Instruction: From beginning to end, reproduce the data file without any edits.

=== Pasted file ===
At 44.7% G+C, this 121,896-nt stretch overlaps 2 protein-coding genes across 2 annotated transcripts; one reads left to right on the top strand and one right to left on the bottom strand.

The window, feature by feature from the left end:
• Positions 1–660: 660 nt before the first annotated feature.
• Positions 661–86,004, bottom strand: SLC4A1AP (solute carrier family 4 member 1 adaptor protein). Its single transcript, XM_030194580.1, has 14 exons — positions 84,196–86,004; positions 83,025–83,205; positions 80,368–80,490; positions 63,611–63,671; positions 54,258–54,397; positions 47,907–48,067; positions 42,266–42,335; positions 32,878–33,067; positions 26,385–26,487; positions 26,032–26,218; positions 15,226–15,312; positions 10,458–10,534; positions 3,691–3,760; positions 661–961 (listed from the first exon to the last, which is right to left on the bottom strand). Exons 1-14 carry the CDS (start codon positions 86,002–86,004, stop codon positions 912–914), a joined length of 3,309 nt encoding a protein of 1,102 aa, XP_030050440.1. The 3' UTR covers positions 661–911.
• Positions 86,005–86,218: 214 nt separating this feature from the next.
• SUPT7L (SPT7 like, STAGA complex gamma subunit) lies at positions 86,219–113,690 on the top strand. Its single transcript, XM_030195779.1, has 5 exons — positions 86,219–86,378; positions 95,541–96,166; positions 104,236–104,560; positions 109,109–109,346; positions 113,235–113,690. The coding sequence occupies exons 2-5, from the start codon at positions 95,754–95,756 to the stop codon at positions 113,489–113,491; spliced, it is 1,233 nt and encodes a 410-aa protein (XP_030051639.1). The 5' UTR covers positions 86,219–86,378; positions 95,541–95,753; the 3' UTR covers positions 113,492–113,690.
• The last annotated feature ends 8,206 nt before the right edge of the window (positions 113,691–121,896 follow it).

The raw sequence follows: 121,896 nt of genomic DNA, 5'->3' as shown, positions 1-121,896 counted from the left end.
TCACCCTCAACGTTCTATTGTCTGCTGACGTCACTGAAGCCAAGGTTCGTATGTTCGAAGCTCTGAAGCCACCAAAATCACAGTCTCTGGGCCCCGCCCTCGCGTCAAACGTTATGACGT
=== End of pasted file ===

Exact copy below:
At 44.7% G+C, this 121,896-nt stretch overlaps 2 protein-coding genes across 2 annotated transcripts; one reads left to right on the top strand and one right to left on the bottom strand.

The window, feature by feature from the left end:
• Positions 1–660: 660 nt before the first annotated feature.
• Positions 661–86,004, bottom strand: SLC4A1AP (solute carrier family 4 member 1 adaptor protein). Its single transcript, XM_030194580.1, has 14 exons — positions 84,196–86,004; positions 83,025–83,205; positions 80,368–80,490; positions 63,611–63,671; positions 54,258–54,397; positions 47,907–48,067; positions 42,266–42,335; positions 32,878–33,067; positions 26,385–26,487; positions 26,032–26,218; positions 15,226–15,312; positions 10,458–10,534; positions 3,691–3,760; positions 661–961 (listed from the first exon to the last, which is right to left on the bottom strand). Exons 1-14 carry the CDS (start codon positions 86,002–86,004, stop codon positions 912–914), a joined length of 3,309 nt encoding a protein of 1,102 aa, XP_030050440.1. The 3' UTR covers positions 661–911.
• Positions 86,005–86,218: 214 nt separating this feature from the next.
• SUPT7L (SPT7 like, STAGA complex gamma subunit) lies at positions 86,219–113,690 on the top strand. Its single transcript, XM_030195779.1, has 5 exons — positions 86,219–86,378; positions 95,541–96,166; positions 104,236–104,560; positions 109,109–109,346; positions 113,235–113,690. The coding sequence occupies exons 2-5, from the start codon at positions 95,754–95,756 to the stop codon at positions 113,489–113,491; spliced, it is 1,233 nt and encodes a 410-aa protein (XP_030051639.1). The 5' UTR covers positions 86,219–86,378; positions 95,541–95,753; the 3' UTR covers positions 113,492–113,690.
• The last annotated feature ends 8,206 nt before the right edge of the window (positions 113,691–121,896 follow it).

The raw sequence follows: 121,896 nt of genomic DNA, 5'->3' as shown, positions 1-121,896 counted from the left end.
TCACCCTCAACGTTCTATTGTCTGCTGACGTCACTGAAGCCAAGGTTCGTATGTTCGAAGCTCTGAAGCCACCAAAATCACAGTCTCTGGGCCCCGCCCTCGCGTCAAACGTTATGACGT